The intercom in my condominium unit (that I own) works well, but is horribly loud. I understand this can be a boon so that I never miss a buzz, but my unit is small enough that the volume cannot be justified. There is no built in volume control.

Since I own my apartment, and we are self-managed, I cannot call a landlord. Perhaps I could call a maintenance company to install a different panel, but in my Googling, I cannot find replacement panels with volume control knobs, so I'm not sure that would help.

The manufacturer of my intercom panel does not seem to actively promote/advertise their intercom products, so I worry there's no obvious replacement.

This is my intercom panel, a Jeron.

I don't want to remove the buzzer completely, or add any glue to dampen the volume. I was hoping I could add a potentiometer or some other device to decrease the volume, but it seems a potentionmeter may be discouraged for this scenario.

Picture of the wires inside my intercom panel

Is there any simple solution here? Install a lower capacity speaker? Some sort of resistor that could be installed to decrease the volume? An alternative sort of intercom panel I haven't yet found online?


you need to reduce power to the diaphram. A fixed value resistor is a decent way of doing that.

Cut a white speaker wire, patch it with a resistor, which you can get at radio shack or wherever. Start with matching the speaker ohms (likely 4, 8, or 16) to ~half the volume. a pack of 5 5-10ohms would be good because you can connect them in series to get multiples of 5 or 10 to adjust the volume.

you could replace the speaker with a higher-ohm model as well, they make them in all sizes, so i'm sure you could find a drop-in physical replacement.

A potentiometer might work, but has some complications: most are too high resistance (ex 0-100 ohm), most zeros aren't zero, but rather 5-10 ohms, which steps on your adjustment range a lot. Many pots don't handle very much current either, so you could fry a cheap/small potentiometer, although that's probably not likely.

if you don't want to cut wire, you can "short" the speaker with a resistor, instead of wiring it in series. this reduces the amount or power going to the diaphragm, but wastes power. don't put fewer than 10ohm across if you go that route.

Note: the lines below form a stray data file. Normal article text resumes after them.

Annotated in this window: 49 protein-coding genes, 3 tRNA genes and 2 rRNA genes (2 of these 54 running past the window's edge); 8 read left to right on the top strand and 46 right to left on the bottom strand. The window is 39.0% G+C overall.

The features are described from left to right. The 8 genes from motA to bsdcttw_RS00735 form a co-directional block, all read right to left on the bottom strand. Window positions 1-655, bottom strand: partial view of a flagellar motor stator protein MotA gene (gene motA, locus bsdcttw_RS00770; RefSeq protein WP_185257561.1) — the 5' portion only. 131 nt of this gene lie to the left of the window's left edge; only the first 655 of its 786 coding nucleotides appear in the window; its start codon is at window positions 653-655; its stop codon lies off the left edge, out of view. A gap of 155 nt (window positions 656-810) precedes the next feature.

• The speech panel at the door or the central control panel may have adjustable pots for voice volume and signal volume, eg commercialintercoms.com/mm5/graphics/00000001/… This will affect everyone's intercom station, not just yours. – Owain Mar 9 '19 at 20:51
  • As the speaker is also used as a microphone on this type of system, any attenuation/resistor on the speaker will also affect the speech volume in both directions (but on your station only, not every station) – Owain Mar 10 '19 at 21:14

I have the same Jeron unit, and I was messing with it the other day and tried reverse-engineering the circuit.

That little speaker with the flag sticker on it is a special type, with a 45 Ohm coil. The annoying doorbell waveform is a square wave at about 3.5 Vpp, so the total electrical power into the speaker is about 0.25 watt - nothing spectacular.

There are 4 wires that go the wall unit, in order from right to left: (BROWN) door open. (BLACK) common - this functions as ground for the wall unit, but it seems that the whole circiut is isolated and floating, so we call this a "common". (GREEN/WHITE) this is audio in/out for the intercom function. (ORANGE) buzzer signal.

If you put a series resistor in the ORANGE lead, so the doorbell sound is reduced, but the audio drive and microphone functions are undisturbed. Assuming the source is low impedance, a 47 Ohm resistor would cut the power by 6 dB, whence a 100 Ohm resistor would cut the power by 10 dB. The resistor power will be only 65 mW, so you don't need to worry about that all that much.

Disclaimer: I have not myself tried any modifications to this thing, and this post is for entertainment only. Any suggestions for modifications to equipment are purely hypothetical and should never be performed!!! If such modifications are performed despite of this warning to the contrary, the author of this post bears no responsibility whatsoever for whatever the outcome might be.

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